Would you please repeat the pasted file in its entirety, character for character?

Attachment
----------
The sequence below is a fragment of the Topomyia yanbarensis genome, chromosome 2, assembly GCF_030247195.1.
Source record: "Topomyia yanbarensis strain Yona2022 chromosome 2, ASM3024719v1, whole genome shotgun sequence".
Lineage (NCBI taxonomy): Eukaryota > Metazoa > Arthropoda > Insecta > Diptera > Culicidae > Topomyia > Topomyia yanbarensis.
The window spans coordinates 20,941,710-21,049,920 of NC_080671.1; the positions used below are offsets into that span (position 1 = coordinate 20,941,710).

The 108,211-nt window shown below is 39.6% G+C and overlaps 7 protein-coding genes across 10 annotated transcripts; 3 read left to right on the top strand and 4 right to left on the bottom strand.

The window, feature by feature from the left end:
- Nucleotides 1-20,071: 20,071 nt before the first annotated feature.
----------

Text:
The sequence below is a fragment of the Topomyia yanbarensis genome, chromosome 2, assembly GCF_030247195.1.
Source record: "Topomyia yanbarensis strain Yona2022 chromosome 2, ASM3024719v1, whole genome shotgun sequence".
Lineage (NCBI taxonomy): Eukaryota > Metazoa > Arthropoda > Insecta > Diptera > Culicidae > Topomyia > Topomyia yanbarensis.
The window spans coordinates 20,941,710-21,049,920 of NC_080671.1; the positions used below are offsets into that span (position 1 = coordinate 20,941,710).

The 108,211-nt window shown below is 39.6% G+C and overlaps 7 protein-coding genes across 10 annotated transcripts; 3 read left to right on the top strand and 4 right to left on the bottom strand.

The window, feature by feature from the left end:
- Nucleotides 1-20,071: 20,071 nt before the first annotated feature.